Travellers arriving from Wuhan in China will undergo temperature screening at Changi Airport from this evening, in light of a pneumonia outbreak in the Chinese region.
The Ministry of Health (MOH) said yesterday evening it told doctors to look out for suspected cases of people who had returned recently from the area. As a precaution, patients with fever and acute respiratory illness or pneumonia, who had travelled to Wuhan at least 14 days before the onset of their symptoms, will be isolated to prevent transmission, it added.
Agence France-Presse (AFP) reported on Tuesday that China was investigating an outbreak of atypical pneumonia that is suspected of being linked to severe acute respiratory syndrome (Sars), the flu-like virus that killed 774 people worldwide - including 33 in Singapore - during a 2003 outbreak.
The South China Morning Post newspaper said at least 27 infections had been reported as of Tuesday, most of whom were stallholders at a seafood market. It said that Hong Kong was on the alert, with border screenings being set up.
AFP had also quoted Wuhan's health commission as saying that seven of the patients were in a critical condition, while the others were stable and two would be discharged soon. The commission said that initial lab tests found no apparent human-to-human transmission and that no medical staff were infected.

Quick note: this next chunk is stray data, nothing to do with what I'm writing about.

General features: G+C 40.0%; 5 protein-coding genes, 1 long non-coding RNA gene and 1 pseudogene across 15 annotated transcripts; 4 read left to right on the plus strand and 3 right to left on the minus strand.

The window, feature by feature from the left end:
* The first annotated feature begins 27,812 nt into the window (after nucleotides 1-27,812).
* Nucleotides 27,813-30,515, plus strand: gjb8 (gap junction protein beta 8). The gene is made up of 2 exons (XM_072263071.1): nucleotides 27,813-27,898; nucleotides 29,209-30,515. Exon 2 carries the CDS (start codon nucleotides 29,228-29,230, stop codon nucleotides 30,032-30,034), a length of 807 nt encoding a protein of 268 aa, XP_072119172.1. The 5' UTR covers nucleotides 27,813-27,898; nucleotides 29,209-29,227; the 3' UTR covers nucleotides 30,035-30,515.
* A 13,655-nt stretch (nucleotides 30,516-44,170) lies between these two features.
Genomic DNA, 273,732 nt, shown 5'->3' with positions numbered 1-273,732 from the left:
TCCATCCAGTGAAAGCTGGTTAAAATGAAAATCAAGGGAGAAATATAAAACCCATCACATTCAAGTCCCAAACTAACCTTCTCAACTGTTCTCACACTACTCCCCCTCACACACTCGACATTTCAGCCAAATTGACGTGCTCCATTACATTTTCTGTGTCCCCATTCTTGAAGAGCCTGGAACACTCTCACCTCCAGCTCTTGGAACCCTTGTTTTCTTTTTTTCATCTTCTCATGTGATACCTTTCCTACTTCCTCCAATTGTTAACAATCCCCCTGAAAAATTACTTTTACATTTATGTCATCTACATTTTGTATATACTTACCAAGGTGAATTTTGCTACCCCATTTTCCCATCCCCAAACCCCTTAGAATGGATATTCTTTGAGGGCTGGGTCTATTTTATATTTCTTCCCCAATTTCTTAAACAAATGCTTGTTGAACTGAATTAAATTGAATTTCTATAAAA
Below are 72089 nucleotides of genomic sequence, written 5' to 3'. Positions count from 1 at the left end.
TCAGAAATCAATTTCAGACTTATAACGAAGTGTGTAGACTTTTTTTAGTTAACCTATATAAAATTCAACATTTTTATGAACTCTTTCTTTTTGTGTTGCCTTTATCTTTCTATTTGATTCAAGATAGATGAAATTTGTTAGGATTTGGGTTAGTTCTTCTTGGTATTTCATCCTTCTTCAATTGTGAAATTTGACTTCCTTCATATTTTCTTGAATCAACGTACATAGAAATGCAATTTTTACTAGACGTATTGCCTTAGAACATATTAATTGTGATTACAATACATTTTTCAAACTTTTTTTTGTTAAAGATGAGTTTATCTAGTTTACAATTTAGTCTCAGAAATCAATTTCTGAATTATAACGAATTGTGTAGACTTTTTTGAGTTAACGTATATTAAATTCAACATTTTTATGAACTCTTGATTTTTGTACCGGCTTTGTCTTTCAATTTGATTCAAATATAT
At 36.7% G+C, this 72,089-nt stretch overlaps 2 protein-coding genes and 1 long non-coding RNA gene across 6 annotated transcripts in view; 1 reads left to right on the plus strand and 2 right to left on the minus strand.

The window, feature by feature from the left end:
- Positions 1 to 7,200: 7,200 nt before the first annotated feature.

As of yesterday, the Chinese authorities could not confirm if the pneumonia outbreak was linked to Sars. But MOH said it was aware of the cluster of severe pneumonia cases in the region and was monitoring the situation closely.
Meanwhile, suspected cases picked up by the temperature screening at Changi Airport will be referred to hospitals for further assessment. In addition, health advisory posters for travellers will be put up at the airport, and a health advisory will be issued to all inbound travellers on flights from Wuhan.
As of 8.30pm yesterday, MOH had not been notified of any suspected cases.
It advised travellers to Wuhan to monitor their health closely and seek medical attention promptly if they feel unwell, and to inform their doctor of their travel history.
MOH said travellers and members of the public should also adopt precautions at all times, including avoiding contact with live animals, consumption of raw and undercooked meat, contact with people who are unwell or showing symptoms of illness, and to practise frequent handwashing with soap.